Thomas Jefferson Papers

William Jones to Thomas Jefferson, 8 November 1817

From William Jones

Bank of the US. Philada 8th Nov. 1817.

Dear sir

I should have sooner replied to your favors of the 8 and 26th Ulto had not the delay been suggested by the expectation of the deputation from Lynchburg, and a desire to ascertain, in order to communicate the result. Yesterday the proceedings of the meeting at Lynchburg, and the representations of the deputies, were submitted to the board of directors, and as the discussion which ensued, did not indicate an affirmative result, the papers were ordered to lie upon the table, as a course which the deputies were of opinion would be more favorable to the views of their constituents than an adverse decision.

The advantages you have described, undoubtedly designate Lynchburg as a place of very great and improving resources, and prosperous in the highest degree. These features viewed in the abstract, exhibit strong claims to a direct participation in the benefits of the B. US; but when subjected to an equitable rule of distribution, according to a rational estimate of the capacity of the Bank, and the fiscal duties required of it; the just claims of other sections remote from its operations, and the still deranged state of the currency in an extensive portion of the interior; it would appear that other parts of the union have reason to expect the establishment of offices, prior to their accumulation in Virginia1 where there are already two in extensive operation.

Experience alone can prescribe a just limitation to the ramifications of the Bank, which it is evident must gradually expand as its root shall find nourishment and support in the soil of public confidence. The existing administration of the Bank, has already established nineteen+ Offices; five of which are not yet, but will in a few weeks be in operation; and it is believed that in this case the direction has at least kept pace with the capacity, interest, and safety of the institution. Comparatively few of the best informed, are aware of the difficulties which the Bank has to encounter in sustaining its circulation, by supplying the inequalities of exchange, in specie to an incredible amount, while the state Banks operating in their local spheres, afford none of the facilities to commerce which the Bank of the united States and its offices do, by drawing reciprocally on each other, to the extent of the demand; and yet these Banks appear to be insensible of the protection they derive from this operation, although it is evident that no one who has a remittance to make will demand of them specie for their notes, when by depositing them in the Bank of the US or its offices, a draft may be obtained pbl at sight. These circumstances imperatively require the concentration of the specie resources of the Bank at the seats of demand in the principal commercial cities, and restrict its means for more remote operations. It is to be hoped that time, and the gradual correction of the abuses, and bad habits, which have grown out of a licentious system of Banking, will ameliorate this evil, and enable the Bank by receiving payment in specie from debtor institutions, to supply the inequalities in exchange with less inconvenience, and extend its utility to all parts of the union.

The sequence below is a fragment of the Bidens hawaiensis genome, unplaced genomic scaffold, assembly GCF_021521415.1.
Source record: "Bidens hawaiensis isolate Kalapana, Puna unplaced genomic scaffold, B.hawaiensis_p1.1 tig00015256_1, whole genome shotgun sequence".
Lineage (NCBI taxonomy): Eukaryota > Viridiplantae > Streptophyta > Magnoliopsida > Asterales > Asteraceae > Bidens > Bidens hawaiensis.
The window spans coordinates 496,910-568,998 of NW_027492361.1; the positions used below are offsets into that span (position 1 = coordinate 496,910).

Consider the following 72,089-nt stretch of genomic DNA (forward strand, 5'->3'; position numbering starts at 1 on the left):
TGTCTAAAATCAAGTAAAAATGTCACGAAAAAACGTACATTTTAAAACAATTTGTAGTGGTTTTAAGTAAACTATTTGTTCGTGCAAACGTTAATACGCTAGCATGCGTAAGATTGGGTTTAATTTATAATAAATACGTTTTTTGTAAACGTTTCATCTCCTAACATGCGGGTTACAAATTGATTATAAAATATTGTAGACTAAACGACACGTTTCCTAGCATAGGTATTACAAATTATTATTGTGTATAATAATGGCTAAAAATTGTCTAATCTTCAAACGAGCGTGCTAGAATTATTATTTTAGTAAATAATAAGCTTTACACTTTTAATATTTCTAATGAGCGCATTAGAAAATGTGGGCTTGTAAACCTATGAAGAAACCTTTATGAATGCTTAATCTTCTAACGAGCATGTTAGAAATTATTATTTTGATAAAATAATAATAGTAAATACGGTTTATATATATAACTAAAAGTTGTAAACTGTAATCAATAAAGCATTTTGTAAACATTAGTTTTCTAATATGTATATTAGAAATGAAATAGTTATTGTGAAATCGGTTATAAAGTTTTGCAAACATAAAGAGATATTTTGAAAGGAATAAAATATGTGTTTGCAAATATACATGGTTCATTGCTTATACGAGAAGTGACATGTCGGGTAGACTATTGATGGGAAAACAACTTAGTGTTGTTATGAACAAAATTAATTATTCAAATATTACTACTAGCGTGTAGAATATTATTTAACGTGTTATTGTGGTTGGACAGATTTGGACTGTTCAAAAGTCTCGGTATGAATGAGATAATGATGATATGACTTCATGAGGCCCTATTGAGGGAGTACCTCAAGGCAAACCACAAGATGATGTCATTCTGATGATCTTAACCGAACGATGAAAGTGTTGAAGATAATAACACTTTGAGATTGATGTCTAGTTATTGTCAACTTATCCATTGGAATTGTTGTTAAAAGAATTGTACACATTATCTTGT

These are the considerations which have induced the course pursued in regard to the application from Lynchburg and I hope the explanation may prove satisfactory, although I am sensible the real merits of the case are susceptible of a much more efficient exposition both in manner and substance.

although I have not the satisfaction of communicating a result which would have been more grateful to me because more acceptable to yourself and the good people of Lynchburg, I rejoice in the occasion which it has afforded of renewing the declaration of those sentiments of sincere esteem and respect which have constantly animated your friend and

Obedient Servant

W Jones

+ at Portsmouth NH  Charleston SC
Boston  Savannah Geo
Providence RI  Augusta
Middletown. Con.  New Orleans
New York  Lexington Keny
Baltimore  Louisville
Washington City  Cincinnati Ohio
Norfolk. Va  Chillicothe
Richmond  Pittsburg Penna
Fayetteville NC

RC (DLC); endorsed by TJ as received 23 Dec. 1817 and so recorded in SJL. RC (DLC); address cover only; with PoC of TJ to Benjamin Harrison, 17 Jan. 1818, on verso; addressed: “Thomas Jefferson Esqr Montecello. Virginia”; franked; postmarked Philadelphia, 10 Nov. Enclosed in TJ to Samuel J. Harrison, 27 Dec. 1817, and Harrison to TJ, 24 Jan. 1818.

The first of TJ’s two favors to Jones was actually dated 7 Oct. 1817. pbl: payable.

1Preceding two words interlined.

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